P(y) = "y is an odd number."

    So P(1) holds, but P(2) does not hold, or equivalently, "not P(2)" holds.

    The statement

    \(P(y) \forall y\in\mathbb{N}\)

    does not hold, because some natural numbers are not odd. But

    \(P(y) \textrm{ for some } y\in\mathbb{N}\)

    holds, because some natural numbers are odd. The latter can be read also as "There exists a natural number y such that P(y)".
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  7. D H Some other guy Valued Senior Member

    There is a huge difference between "for all" and "for some". Suppose a given condition is true for one and only one real value. It certainly is not true for all reals, but it is true "for some" reals.

    The forms as written don't make sense. Since the sets are written as S, I think these should have been written as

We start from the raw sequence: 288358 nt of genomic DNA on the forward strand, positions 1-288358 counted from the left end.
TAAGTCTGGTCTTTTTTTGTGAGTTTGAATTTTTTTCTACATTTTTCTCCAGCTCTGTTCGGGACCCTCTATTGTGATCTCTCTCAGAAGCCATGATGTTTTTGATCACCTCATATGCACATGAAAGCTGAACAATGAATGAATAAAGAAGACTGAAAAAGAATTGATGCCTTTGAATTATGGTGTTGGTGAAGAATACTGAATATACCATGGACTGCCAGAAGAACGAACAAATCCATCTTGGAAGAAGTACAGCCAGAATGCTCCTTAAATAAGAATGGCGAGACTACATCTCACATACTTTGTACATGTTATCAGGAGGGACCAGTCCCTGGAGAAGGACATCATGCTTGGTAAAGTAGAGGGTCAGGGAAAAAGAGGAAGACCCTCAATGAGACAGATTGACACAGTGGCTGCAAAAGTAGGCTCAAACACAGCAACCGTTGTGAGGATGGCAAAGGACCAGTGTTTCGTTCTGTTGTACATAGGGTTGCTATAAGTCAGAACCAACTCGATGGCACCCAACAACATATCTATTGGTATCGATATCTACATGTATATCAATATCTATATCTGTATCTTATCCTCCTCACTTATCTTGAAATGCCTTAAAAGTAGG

Determine the set \( S= \lbrace s\in {\mathbb R}^1 \, \mid \, x^2+x-s>0 \; \forall x\in {\mathbb R}^1 \rbrace\),


    Determine the set \( S=\lbrace s \in {\mathbb R}^1 \, \mid \, x^2-3x+s<0 \text { for some} x\in {\mathbb R}^1 \rbrace\)
    Last edited: Apr 4, 2008
  8. QuarkHead Remedial Math Student Valued Senior Member

    Hi Amadeus! Welcome to the bear-pit (just kidding. We're all really nice people who love our Mums).
    While I fully agree with temur and D H about your qualifiers, I don't share their reservations about your notation; it looks like perfectly standard set-builder to me.